4000 new tech-savvy jobs for SA industry
Updated: Jan 13
Courtesy of The Advertiser.
One of the world’s leading IT services companies has partnered with the State Government to deliver up to 40 traineeships in South Australia’s thriving information technology sector.
The $214,000 Skilling South Australia project sees DXC Technology, which provides independent, end-to-end IT services to more than 3000 clients in the Australia-New Zealand region, teaming up with TAFE SA to establish a two-stage Associate Professional IT career pathway.
The first part is a Certificate IV in Information Technology at TAFE SA, combining in-class learning with practical work experience at DXC’s Digital Transformation Centre (DTC) in Adelaide. Those who successfully complete their Certificate IV will have the opportunity to embark on a further two-year diploma traineeship.
“Australia’s demand for technology workers will grow by 100,000 between 2018 and 2024, and in South Australia alone we expect (more than) 4000 tech-savvy jobs will be created,” Minister for Innovation and Skills David Pisoni said. “By bolstering the skills of our local workforce, we can match this increase in demand and help more South Australians into meaningful careers.”
Eleven participants have successfully completed the first part of the program, with a further 11 due to commence this month, the first step on the pathway to a world of exciting employment opportunities for graduates.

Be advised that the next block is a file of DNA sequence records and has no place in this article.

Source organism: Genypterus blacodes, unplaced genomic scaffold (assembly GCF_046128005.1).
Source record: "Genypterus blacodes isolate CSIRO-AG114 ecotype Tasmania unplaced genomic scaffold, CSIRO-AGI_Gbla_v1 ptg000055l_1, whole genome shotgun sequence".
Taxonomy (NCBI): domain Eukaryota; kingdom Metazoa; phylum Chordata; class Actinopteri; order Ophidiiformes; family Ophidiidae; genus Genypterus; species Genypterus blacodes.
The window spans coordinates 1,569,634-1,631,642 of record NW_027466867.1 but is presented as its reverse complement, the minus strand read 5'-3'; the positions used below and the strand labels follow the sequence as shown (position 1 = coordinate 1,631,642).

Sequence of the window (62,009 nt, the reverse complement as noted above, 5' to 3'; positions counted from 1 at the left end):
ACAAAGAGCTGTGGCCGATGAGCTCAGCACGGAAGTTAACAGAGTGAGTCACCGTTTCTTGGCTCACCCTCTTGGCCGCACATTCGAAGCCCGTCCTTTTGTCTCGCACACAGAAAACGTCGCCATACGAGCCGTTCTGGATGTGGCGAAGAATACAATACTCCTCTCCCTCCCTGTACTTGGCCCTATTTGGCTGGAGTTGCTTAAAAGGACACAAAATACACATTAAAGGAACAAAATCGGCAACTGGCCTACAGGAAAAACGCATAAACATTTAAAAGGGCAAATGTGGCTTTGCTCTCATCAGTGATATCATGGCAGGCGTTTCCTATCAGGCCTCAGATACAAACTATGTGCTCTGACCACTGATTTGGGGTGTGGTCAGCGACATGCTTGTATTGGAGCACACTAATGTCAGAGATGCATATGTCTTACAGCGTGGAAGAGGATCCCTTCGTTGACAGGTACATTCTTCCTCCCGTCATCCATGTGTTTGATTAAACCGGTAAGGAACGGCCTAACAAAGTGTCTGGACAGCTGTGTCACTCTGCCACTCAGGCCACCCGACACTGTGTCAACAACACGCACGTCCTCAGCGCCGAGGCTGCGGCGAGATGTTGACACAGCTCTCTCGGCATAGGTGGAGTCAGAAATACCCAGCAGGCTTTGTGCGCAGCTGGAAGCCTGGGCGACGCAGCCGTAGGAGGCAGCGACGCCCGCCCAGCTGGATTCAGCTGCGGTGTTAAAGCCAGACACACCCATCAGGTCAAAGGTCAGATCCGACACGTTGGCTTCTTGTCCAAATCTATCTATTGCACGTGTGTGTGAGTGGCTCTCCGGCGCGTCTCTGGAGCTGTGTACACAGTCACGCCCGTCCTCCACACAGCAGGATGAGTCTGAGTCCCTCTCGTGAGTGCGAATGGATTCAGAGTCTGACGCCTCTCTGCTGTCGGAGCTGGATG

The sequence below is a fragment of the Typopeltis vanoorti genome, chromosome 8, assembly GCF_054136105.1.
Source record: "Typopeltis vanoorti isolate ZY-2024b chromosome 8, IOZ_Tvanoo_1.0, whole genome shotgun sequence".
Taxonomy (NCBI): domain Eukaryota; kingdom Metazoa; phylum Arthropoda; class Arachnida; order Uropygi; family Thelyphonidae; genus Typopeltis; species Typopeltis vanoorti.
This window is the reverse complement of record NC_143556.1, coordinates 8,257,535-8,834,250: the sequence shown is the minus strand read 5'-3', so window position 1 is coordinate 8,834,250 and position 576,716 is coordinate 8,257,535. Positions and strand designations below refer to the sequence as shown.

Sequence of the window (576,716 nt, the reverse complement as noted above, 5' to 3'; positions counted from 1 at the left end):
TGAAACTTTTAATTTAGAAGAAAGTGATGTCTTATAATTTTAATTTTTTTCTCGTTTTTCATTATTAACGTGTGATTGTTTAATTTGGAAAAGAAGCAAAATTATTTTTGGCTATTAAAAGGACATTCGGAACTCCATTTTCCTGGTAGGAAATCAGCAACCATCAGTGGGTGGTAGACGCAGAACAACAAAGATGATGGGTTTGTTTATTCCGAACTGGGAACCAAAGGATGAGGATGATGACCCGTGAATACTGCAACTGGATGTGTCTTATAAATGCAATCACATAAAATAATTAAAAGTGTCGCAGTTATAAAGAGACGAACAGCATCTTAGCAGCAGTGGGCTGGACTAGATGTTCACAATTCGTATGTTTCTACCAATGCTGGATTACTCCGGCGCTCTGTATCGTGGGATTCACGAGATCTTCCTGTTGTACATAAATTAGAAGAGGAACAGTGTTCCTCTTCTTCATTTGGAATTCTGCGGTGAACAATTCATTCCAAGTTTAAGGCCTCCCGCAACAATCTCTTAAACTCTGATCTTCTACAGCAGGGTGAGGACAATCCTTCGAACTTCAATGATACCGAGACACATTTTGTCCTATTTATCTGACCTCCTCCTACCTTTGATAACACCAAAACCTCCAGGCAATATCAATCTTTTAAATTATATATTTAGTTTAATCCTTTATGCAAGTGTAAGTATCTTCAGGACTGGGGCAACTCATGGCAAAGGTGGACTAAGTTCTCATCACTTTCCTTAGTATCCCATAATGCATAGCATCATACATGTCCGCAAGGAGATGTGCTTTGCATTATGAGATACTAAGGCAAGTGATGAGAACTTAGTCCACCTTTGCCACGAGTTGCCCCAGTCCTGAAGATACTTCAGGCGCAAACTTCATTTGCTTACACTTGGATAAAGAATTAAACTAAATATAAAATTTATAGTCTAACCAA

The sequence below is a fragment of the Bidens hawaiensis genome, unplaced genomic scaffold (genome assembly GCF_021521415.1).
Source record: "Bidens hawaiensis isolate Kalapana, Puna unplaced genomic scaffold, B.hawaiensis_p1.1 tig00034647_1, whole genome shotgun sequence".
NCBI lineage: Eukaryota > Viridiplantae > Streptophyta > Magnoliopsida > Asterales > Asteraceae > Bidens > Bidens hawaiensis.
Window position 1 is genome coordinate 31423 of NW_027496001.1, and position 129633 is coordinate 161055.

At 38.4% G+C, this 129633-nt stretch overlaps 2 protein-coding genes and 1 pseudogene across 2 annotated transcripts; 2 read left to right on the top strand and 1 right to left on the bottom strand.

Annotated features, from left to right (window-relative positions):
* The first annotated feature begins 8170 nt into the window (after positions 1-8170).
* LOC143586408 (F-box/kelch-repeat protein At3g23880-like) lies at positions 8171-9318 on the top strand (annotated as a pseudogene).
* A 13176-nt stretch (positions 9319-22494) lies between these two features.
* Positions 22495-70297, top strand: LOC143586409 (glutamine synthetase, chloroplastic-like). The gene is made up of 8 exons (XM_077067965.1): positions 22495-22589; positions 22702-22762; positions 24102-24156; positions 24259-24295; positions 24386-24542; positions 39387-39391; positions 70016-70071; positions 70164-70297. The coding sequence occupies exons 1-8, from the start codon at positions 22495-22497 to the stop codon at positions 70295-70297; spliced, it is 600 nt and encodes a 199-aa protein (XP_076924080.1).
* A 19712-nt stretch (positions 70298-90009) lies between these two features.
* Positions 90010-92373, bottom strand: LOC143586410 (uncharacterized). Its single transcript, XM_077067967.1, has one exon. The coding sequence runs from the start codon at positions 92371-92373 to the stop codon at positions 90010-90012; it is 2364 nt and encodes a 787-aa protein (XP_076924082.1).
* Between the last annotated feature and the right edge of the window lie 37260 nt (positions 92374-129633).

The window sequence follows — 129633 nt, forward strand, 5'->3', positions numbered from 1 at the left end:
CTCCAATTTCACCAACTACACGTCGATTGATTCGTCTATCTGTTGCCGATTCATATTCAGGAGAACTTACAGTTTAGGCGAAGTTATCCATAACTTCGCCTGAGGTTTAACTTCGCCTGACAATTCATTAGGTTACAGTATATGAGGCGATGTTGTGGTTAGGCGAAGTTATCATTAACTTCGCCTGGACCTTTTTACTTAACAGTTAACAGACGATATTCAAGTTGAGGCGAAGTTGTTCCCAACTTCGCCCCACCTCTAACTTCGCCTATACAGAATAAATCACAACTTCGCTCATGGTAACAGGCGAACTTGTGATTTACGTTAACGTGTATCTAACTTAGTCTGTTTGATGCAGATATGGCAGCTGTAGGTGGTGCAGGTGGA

“It’s such an exciting time in South Australia with all the great things we have happening here at Lot Fourteen and beyond,” said Michelle Cox, director of DXC Technology and state lead for DXC South Australia. “We have the Australian Space Agency through to coding, augmented reality, artificial intelligence, machine learning …the scope is just so big and that’s what’s so exciting about it.”
As one of South Australia’s fastest-growing industries, the need for skilled IT staff is an ongoing factor for businesses such as DXC, which employs about 1000 staff in Adelaide, 150 at its DTC which it expects to expand to 300 in the next two years. Ms Cox is confident the new training project will help not just grow the number of skilled staff in South Australia but help retain local talent.
“We’d like to see a lot more females entering the industry and we’d like to attract a full
range of diversity into the program,” she said. “We really want people with energy and enthusiasm for our state and our industry, for being part of the change in transforming organisations into a digital world.
“I don’t think many South Australians understand the opportunities that exist in this state through this sector. We’re looking to create strong careers for South Australians and keep them here.”